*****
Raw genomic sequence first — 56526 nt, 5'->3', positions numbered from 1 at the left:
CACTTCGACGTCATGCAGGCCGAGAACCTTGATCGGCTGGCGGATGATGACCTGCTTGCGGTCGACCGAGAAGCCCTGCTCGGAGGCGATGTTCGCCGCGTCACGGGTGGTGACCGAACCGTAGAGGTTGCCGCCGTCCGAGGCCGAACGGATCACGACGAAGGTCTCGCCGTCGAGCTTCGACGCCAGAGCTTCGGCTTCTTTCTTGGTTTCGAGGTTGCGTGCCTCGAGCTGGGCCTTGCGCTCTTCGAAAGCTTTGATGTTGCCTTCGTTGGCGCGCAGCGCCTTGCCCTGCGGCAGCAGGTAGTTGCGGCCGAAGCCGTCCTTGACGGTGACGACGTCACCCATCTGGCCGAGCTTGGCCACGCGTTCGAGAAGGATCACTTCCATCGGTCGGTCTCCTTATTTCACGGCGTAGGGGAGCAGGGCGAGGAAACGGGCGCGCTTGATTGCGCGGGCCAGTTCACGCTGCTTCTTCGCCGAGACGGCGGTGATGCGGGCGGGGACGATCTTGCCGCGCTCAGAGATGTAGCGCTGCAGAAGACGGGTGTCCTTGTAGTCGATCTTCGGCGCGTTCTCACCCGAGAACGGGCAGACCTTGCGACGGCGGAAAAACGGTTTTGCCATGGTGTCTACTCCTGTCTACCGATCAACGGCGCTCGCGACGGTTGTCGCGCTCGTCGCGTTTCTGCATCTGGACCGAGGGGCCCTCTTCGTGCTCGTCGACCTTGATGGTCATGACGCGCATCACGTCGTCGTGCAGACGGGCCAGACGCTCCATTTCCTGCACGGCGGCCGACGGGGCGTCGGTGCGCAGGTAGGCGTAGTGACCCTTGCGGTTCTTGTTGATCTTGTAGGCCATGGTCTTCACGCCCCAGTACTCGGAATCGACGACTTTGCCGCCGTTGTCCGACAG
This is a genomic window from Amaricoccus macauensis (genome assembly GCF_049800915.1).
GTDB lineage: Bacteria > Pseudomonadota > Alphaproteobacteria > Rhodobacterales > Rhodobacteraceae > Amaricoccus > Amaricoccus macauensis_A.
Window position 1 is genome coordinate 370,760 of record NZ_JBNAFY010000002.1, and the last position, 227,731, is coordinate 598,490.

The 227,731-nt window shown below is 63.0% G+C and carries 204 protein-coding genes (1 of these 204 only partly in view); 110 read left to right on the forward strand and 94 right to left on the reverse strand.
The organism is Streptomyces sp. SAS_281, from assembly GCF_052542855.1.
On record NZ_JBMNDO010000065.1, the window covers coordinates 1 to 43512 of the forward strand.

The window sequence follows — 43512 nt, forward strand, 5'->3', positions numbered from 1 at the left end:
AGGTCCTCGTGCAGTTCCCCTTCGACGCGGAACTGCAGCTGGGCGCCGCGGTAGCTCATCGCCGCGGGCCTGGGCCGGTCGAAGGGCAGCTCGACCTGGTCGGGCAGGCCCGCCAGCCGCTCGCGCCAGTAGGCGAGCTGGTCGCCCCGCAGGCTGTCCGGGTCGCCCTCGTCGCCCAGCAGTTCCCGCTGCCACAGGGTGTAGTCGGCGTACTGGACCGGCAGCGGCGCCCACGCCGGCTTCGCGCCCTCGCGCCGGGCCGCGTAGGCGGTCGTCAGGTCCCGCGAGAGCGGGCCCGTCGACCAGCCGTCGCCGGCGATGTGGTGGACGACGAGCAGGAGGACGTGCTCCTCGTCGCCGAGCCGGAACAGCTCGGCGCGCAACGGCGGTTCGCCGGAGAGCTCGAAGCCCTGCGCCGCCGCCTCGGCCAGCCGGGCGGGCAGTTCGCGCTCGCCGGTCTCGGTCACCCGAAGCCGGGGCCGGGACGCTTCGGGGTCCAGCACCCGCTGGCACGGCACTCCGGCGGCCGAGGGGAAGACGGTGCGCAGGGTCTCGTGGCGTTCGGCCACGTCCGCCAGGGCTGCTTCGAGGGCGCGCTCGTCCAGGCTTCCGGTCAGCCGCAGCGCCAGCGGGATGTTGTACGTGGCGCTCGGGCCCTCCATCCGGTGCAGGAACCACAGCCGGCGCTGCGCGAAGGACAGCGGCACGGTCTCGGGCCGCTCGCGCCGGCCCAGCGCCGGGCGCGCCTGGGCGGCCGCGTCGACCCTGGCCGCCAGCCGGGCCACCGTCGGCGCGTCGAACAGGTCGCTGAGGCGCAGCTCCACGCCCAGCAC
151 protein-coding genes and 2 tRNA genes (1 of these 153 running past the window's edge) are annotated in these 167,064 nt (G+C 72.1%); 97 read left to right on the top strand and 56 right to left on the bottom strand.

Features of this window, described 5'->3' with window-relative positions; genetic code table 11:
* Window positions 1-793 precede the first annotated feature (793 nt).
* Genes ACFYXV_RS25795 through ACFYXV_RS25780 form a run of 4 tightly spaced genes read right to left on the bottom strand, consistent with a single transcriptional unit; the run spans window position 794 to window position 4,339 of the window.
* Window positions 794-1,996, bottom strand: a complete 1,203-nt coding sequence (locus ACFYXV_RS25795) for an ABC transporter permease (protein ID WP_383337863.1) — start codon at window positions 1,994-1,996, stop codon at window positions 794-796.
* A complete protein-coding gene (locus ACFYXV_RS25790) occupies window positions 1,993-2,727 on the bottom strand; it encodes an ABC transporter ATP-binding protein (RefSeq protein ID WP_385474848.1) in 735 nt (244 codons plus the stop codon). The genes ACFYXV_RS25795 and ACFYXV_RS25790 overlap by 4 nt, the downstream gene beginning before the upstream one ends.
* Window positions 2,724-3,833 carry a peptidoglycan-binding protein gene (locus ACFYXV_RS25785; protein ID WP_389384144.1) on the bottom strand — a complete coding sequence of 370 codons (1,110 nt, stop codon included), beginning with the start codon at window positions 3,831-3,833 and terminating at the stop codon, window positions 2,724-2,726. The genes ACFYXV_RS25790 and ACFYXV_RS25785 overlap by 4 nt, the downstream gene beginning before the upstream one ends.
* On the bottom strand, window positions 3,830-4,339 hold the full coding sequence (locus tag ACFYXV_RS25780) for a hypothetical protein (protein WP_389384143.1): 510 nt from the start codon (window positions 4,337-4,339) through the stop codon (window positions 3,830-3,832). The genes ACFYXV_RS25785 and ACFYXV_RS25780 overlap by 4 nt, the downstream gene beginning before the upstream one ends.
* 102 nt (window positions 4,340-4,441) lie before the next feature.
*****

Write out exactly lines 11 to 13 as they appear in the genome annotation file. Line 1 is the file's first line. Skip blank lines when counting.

151 protein-coding genes and 2 tRNA genes (1 of these 153 running past the window's edge) are annotated in these 167,064 nt (G+C 72.1%); 97 read left to right on the top strand and 56 right to left on the bottom strand.

Features of this window, described 5'->3' with window-relative positions; genetic code table 11:
* Window positions 1-793 precede the first annotated feature (793 nt).